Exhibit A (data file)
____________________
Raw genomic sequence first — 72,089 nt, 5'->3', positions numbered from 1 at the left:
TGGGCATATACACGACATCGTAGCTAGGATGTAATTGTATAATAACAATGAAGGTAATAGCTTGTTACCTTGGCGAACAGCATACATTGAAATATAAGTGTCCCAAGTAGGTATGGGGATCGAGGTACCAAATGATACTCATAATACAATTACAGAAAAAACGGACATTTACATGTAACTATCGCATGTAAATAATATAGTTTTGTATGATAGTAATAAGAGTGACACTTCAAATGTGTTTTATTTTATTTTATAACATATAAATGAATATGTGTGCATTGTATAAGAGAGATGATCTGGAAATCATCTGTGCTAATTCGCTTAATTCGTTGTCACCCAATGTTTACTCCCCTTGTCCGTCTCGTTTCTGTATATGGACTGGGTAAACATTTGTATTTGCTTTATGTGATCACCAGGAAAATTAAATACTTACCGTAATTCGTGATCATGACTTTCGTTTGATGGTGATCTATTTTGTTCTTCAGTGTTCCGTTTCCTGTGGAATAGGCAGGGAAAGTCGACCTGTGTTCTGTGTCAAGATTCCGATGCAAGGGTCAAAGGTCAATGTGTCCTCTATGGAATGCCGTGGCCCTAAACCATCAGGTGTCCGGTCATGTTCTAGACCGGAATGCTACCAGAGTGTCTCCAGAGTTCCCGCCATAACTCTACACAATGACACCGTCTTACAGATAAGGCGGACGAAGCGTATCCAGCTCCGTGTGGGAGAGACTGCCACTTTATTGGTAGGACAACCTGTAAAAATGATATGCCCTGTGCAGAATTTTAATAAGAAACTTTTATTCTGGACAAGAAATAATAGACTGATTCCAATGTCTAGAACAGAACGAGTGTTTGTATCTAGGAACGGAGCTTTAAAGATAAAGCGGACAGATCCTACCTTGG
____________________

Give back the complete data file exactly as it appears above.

Raw genomic sequence first — 72,089 nt, 5'->3', positions numbered from 1 at the left:
TGGGCATATACACGACATCGTAGCTAGGATGTAATTGTATAATAACAATGAAGGTAATAGCTTGTTACCTTGGCGAACAGCATACATTGAAATATAAGTGTCCCAAGTAGGTATGGGGATCGAGGTACCAAATGATACTCATAATACAATTACAGAAAAAACGGACATTTACATGTAACTATCGCATGTAAATAATATAGTTTTGTATGATAGTAATAAGAGTGACACTTCAAATGTGTTTTATTTTATTTTATAACATATAAATGAATATGTGTGCATTGTATAAGAGAGATGATCTGGAAATCATCTGTGCTAATTCGCTTAATTCGTTGTCACCCAATGTTTACTCCCCTTGTCCGTCTCGTTTCTGTATATGGACTGGGTAAACATTTGTATTTGCTTTATGTGATCACCAGGAAAATTAAATACTTACCGTAATTCGTGATCATGACTTTCGTTTGATGGTGATCTATTTTGTTCTTCAGTGTTCCGTTTCCTGTGGAATAGGCAGGGAAAGTCGACCTGTGTTCTGTGTCAAGATTCCGATGCAAGGGTCAAAGGTCAATGTGTCCTCTATGGAATGCCGTGGCCCTAAACCATCAGGTGTCCGGTCATGTTCTAGACCGGAATGCTACCAGAGTGTCTCCAGAGTTCCCGCCATAACTCTACACAATGACACCGTCTTACAGATAAGGCGGACGAAGCGTATCCAGCTCCGTGTGGGAGAGACTGCCACTTTATTGGTAGGACAACCTGTAAAAATGATATGCCCTGTGCAGAATTTTAATAAGAAACTTTTATTCTGGACAAGAAATAATAGACTGATTCCAATGTCTAGAACAGAACGAGTGTTTGTATCTAGGAACGGAGCTTTAAAGATAAAGCGGACAGATCCTACCTTGG